Charge Detail Summary

File Number: Nur18/429P
Practitioner: Ms E
Hearing Start Date:

Hearing End Date:

Hearing Town/City:
Hearing Location:
Charge Characteristics:

Documents/Communications - falsification

Falsified documents


Failure to record

Professional standards inadequate

Public safety compromised

Treatment - care inadequate/inappropriate

Lied/misled - attempted to involve others to authority


Additional Orders:

Name Suppression to Practitioner

Practitioner granted interim name suppression

Practitioner granted permanent name suppression and any identifying features including the name of her son and husband


Name Suppression to Complainant and/or Patient and/or client

Patients and their parents granted permanent name suppression and suppression of any identifying features


Appeal Order:


Full Decision 1121Nur18429P.pdf

Appeal Decision:

Precis of Decision:


Between 29 June - 10 July 2020, the Health Practitioners Disciplinary Tribunal (the Tribunal) considered a charge laid by a Professional Conduct Committee (PCC) against Ms E, registered nurse (the Nurse).

The charge was laid under s100(1)(a) and s100(1)(b) of the Health Practitioners Competence Assurance Act 2003 (HPCA Act).

It is alleged that on multiple occasions, the Nurse failed to carry out patient observations, failed to administer medication, made incorrect or false entries in clinical records and engaged in other unprofessional conduct when being assigned patients by a Shift Coordinator.

The conduct alleged either separately and/or cumulatively amounted to professional misconduct under the HPCA Act.


The registered Nurse was employed by the Auckland District Health Board as a staff nurse at Starship Hospital. The events to which the charge relates are all on night shifts over a five-and-a-half-week period in 2016.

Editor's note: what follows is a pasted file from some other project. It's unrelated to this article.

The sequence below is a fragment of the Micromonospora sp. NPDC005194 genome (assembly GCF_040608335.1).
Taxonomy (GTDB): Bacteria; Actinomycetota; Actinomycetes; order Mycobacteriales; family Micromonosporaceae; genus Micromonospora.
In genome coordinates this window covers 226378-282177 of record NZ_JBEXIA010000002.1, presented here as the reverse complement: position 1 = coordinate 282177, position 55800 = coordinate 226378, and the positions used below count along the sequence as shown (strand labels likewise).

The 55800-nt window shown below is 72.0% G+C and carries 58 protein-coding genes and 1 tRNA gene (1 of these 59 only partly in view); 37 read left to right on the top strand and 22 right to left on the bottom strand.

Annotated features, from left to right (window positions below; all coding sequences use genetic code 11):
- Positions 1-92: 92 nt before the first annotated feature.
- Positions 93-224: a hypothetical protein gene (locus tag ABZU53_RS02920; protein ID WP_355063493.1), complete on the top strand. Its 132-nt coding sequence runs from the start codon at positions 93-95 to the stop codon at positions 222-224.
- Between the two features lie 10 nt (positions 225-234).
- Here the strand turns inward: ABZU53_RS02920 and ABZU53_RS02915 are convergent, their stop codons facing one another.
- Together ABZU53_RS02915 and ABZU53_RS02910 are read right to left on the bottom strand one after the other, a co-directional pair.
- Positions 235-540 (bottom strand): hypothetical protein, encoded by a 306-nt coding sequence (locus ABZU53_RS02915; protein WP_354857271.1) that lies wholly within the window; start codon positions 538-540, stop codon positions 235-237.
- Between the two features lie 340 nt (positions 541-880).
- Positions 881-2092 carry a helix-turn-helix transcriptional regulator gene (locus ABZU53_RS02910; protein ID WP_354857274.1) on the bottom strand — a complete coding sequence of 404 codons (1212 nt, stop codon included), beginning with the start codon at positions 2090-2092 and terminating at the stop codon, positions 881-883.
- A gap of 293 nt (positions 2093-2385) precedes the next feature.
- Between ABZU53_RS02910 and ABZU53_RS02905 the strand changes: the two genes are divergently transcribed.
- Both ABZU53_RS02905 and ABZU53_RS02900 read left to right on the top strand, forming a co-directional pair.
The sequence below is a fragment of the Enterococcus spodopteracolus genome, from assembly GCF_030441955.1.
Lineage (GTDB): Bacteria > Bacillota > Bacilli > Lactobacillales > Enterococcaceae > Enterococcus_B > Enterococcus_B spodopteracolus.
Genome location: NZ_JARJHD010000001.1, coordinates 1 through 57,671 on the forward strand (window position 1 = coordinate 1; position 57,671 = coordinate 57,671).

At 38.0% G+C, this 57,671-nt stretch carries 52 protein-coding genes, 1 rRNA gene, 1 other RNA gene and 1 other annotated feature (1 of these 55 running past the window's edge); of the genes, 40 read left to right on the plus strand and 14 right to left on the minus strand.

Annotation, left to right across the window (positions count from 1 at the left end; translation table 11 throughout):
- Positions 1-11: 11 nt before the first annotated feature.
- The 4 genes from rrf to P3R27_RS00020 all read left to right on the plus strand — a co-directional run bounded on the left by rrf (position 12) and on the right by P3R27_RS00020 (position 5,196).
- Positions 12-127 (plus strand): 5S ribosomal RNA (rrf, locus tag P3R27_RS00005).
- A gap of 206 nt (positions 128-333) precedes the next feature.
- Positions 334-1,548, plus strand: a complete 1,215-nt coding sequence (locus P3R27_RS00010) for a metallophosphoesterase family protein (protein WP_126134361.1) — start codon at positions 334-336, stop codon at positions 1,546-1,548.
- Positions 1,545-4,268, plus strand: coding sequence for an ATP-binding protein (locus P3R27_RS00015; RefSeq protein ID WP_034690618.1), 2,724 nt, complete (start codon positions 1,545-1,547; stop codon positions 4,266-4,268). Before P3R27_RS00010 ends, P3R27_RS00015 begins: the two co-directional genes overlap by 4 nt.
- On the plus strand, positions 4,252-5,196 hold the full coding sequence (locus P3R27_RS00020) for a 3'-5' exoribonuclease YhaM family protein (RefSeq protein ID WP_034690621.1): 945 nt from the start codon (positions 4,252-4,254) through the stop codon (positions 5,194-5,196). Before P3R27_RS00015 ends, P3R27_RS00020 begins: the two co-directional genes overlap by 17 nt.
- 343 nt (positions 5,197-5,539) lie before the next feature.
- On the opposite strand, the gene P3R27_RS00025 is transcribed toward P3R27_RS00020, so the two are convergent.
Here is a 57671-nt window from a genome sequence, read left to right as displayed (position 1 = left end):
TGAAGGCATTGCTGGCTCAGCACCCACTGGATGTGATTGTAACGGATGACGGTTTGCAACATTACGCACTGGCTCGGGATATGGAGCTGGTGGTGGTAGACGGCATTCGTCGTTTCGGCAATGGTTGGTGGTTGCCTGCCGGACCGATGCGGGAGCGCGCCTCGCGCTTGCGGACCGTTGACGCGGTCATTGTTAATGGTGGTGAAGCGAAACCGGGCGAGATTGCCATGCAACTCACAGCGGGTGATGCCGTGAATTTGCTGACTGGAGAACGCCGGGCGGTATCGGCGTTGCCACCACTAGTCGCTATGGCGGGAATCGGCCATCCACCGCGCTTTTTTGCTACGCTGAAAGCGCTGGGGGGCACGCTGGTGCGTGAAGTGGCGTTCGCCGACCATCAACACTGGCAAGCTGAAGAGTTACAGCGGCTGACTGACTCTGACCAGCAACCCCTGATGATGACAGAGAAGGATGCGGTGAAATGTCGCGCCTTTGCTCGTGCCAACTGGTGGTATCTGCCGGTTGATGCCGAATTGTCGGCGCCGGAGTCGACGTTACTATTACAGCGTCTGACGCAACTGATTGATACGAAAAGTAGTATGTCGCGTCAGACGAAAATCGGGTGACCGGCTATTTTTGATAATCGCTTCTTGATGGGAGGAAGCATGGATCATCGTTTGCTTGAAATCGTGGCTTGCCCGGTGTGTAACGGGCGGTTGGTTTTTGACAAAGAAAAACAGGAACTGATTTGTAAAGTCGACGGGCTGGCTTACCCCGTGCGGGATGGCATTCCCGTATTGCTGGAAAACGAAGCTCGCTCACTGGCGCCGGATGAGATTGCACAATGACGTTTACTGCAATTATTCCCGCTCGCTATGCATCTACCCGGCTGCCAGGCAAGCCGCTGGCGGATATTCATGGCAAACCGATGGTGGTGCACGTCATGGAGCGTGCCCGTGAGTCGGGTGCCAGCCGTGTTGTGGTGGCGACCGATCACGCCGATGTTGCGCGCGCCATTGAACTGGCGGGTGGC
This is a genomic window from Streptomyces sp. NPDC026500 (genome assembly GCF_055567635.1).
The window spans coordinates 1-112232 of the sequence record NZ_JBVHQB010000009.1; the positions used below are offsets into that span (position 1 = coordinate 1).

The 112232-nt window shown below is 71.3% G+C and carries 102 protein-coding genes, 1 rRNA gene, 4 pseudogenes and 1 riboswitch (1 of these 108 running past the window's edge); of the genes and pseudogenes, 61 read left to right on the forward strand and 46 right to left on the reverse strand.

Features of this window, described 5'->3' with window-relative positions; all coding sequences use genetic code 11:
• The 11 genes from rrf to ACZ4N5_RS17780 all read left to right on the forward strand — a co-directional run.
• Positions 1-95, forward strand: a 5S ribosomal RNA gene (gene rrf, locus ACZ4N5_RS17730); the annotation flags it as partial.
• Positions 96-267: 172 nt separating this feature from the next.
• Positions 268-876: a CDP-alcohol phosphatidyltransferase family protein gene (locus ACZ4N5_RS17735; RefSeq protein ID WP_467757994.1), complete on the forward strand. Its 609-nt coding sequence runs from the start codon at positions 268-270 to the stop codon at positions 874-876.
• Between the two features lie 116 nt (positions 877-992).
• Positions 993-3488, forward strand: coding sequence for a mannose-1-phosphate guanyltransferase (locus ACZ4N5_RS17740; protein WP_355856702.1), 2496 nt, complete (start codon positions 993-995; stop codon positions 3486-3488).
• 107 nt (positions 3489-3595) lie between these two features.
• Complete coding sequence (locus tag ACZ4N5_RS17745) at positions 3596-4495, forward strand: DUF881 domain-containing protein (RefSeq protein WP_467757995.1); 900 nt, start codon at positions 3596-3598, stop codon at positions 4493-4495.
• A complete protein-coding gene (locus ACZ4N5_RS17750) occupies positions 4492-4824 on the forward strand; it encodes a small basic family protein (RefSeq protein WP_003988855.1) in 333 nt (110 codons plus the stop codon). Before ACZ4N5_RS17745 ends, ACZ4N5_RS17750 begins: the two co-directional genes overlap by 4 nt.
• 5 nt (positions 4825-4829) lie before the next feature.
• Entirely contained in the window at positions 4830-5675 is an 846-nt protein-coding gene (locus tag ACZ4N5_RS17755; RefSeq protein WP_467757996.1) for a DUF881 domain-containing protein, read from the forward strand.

The first instance was an asthmatic teenage female (Patient S). The Nurse failed to give medication as chartered and undertake observations of the patient, documenting that this had been done.

In the second instance, the Nurse failed to carry out observations on four unnamed patients assigned to her care, documenting that this had been done.

The third instance involved a young male child (Patient A) with pneumonia. The Nurse failed to carry out observations but documented that these had been done four hourly.  She also documented she administered oral antibiotics when she had not.

Fourthly, the Nurse acted in an inappropriate and/or unprofessional manner by refusing or failing to take two booked adolescent patients who had been assigned to her for that shift.

The fifth instance of the charge was withdrawn by the PCC.

The seventh instance involved a young female patient with bronchopneumonia (Patient N). The Nurse failed to carry out observations but recorded in the patient’s clinical notes that observations had been done.  When challenged that the observations could not have been done, she said she had the hour wrong and changed the times in the patients record.

Instances six and eight involved a female baby with bronchopneumonia (Patient U). The Nurse failed to carry out observations, administer medications but documented that these had been done.  It was also alleged that the Nurse countersigned the administration of medication by using the signature of another nurse, when that nurse had not countersigned and the medication had not been administered.


The Nurse denied the charge and all its particulars. Particular 5 was withdrawn by the PCC prior to the hearing.

The Tribunal established particulars 1, 3, 4, 6, 8 of the charge, but was unable to establish particulars 2 and 7.

The charge of professional misconduct was established. The Tribunal found that the Nurse’s conduct amounted to malpractice and negligence. The conduct had or is likely to have brought the nursing profession into disrepute.

The Tribunal stated that these separate failures in care to each of the three patients involved, fall well short of the care expected of a nurse dealing with young patients.


The Tribunal:

  • Cancelled the Nurse’s registration;
  • Censured the Nurse;
  • Ordered that the Nurse is not permitted to apply for reregistration for a period of three years;
  • Ordered the Nurse to pay 40% of the costs amounting to $86,510.00;
  • Directed that a copy of the orders in this decision are given to the Nurse’s employer and any future employers.

The Tribunal directed publication of the decision and a summary.